How much of the world is paved over?

Discussion in 'Earth Science' started by Epictetus, Apr 26, 2012.

  1. Epictetus here & now Registered Senior Member

    Don't it always seem to go that you don't know what you got til it's gone? Can anyone tell us (estimate for us) about how much of the earth's land surface is urban; that is, asphalt, sidewalks, buildings, city residences, even suburban development?

    I would imagine it's much less than one would suppose. Many of us don't get out of the city much, and it's easy to forget how much of the world, while not pristine is at least free of Seven-Elevens and parking lots.
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  3. keith1 Guest

    Modern structural footprints can be large in metro areas, but they need constant tending.
    If we all moved away, they would disappear rapidly back into the ever-shifting environ.

    Cobblestone streets are lasting structures. I saw some hardwood ghost-town streets that were there for at least 110 years of hard winter rains. Pyramids in both Egypt and Americas were almost entirely buried and forgotten within a short period of time.
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  5. leopold Valued Senior Member

    i'll take a stab at this and say it's less than 5 percent.
  6. adoucette Caca Occurs Valued Senior Member

  7. Buddha12 Valued Senior Member

    75 % of the earth is water. 20 % is land that is uninhabitable. That leaves about 5 % for human useage and perhaps less than 1/8 % are paved, if that.
  8. adoucette Caca Occurs Valued Senior Member

    No, about half the land area is habitable.

    As of the year 2000, about 37 percent of Earth's land area was agricultural land, another 30 percent of the world's land area is forested, so that's habitable, so no, there is far more available to us.
  9. Trippy ALEA IACTA EST Staff Member

    Using this Source we can infer that 167,000 km[sup]2[/sup] of the surface of the earth is occupied by urban areas with a population >500,000

    Alternatively, using the income section we can infer that 223,000 km[sup]2[/sup] of land area has an urban population. This is about the same size as Minnesota (or Laos).

    Apparently once you exclude Oceans, deserts, high mountains, and some other landforms, about one eighth of the earths surface is habitable.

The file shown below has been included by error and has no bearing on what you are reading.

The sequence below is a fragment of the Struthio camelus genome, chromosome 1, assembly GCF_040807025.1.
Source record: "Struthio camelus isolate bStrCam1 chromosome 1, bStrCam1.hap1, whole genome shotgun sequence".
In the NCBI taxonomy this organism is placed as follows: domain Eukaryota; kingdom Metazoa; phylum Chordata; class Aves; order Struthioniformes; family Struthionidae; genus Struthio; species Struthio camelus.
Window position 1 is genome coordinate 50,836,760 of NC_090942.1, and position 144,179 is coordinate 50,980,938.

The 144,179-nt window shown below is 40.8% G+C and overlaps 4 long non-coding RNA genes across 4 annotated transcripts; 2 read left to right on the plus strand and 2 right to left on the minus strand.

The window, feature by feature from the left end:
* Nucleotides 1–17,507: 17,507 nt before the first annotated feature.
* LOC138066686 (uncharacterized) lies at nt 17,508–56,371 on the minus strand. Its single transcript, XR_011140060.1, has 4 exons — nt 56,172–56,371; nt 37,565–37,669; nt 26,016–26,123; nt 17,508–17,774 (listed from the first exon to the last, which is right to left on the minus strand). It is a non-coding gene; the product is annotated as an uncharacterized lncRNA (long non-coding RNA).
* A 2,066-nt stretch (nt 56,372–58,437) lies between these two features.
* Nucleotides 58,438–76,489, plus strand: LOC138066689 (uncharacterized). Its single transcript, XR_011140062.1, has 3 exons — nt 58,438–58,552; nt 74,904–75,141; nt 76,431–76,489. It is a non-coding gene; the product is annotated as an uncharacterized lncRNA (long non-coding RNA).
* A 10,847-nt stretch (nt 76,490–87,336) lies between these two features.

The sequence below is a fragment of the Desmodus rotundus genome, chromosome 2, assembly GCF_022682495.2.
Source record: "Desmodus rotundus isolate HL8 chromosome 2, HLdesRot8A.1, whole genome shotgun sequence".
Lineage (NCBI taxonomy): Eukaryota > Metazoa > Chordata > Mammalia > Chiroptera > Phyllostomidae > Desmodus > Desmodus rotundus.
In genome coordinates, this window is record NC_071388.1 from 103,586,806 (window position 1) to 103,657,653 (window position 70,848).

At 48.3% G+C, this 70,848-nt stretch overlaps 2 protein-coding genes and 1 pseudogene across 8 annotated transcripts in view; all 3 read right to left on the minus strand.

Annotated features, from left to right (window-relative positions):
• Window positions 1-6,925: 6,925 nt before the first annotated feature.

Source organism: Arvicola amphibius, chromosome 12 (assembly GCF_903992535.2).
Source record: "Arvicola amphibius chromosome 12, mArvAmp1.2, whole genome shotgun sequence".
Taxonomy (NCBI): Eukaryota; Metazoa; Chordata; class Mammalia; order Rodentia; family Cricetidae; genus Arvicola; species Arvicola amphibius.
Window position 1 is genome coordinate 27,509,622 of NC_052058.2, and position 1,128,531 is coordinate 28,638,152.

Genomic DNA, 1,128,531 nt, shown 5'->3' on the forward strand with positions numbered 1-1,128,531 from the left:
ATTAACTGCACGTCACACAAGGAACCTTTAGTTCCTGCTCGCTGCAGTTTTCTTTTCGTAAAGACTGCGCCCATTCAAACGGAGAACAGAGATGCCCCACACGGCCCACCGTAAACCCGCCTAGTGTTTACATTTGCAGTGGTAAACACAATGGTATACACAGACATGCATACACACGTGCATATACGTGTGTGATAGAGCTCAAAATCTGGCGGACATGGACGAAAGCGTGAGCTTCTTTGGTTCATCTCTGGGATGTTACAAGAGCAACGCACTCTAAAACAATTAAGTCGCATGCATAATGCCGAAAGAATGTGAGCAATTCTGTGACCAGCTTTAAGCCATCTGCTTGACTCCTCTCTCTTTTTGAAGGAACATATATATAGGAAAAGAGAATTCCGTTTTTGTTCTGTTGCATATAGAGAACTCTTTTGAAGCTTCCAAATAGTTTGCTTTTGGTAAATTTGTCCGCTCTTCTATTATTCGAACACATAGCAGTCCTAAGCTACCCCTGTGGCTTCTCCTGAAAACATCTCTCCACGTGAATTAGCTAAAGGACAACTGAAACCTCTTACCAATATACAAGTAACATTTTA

So this leaves us with two figures.
    0.35% of the earths habitable land area is occupied by urban areas.
    0.04% of the earths surface is occupied by urban areas.

    Urban areas, I believe, in the context of the source I provided being areas of >400 people/km[sup]2[/sup]

    However, it's worth noting that the definition of what constitutes an urban area varies from country to country.
  10. Epictetus here & now Registered Senior Member

    Sorry Great Buddha. If about 20% is land is uninhabitable (closer to 30 %, but all right) I think you mean to say that that leaves 80% for human use.
    So aside from arable land, and the fact that not all of it is used any way, I mean only area "being areas of >400 people/km2", as Trippy puts it.

    And Trippy, that's great! Laos or Minnesota? So what if we all went to live in one big city the size of Minnesota and let the rest of the world heal? How much surrounding farmland would we need? About ten times that size?

    How about half of us live in half of Minnesota, and half in half of Laos? That way we can have away games.

    I thank the rest of you for your contributions so far too. Keep them coming!
    Last edited: Apr 27, 2012
  11. adoucette Caca Occurs Valued Senior Member

    And it might help to consider:

    Wilderness areas still cover close to half the Earth's land, but contain only a tiny percentage of the world's population, finds a new report from Conservation International. The 37 wilderness areas identified in the report represent 46 percent of the Earth's land surface, but are occupied by just 2.4 percent of the world's population, excluding urban centers.
  12. Buddha12 Valued Senior Member

    So all of Antartica, all of the North Pole and the Tundra areas, mountains, deserts, and other inhospitable places don't amount to more than 25 % of the land? It would seem to me that if you included all of those areas that humans are not able to actually use due to a multitude of reasons then there is far less, about 5 % , that can actually keep humans alive for planting, irrigation and dwellings.

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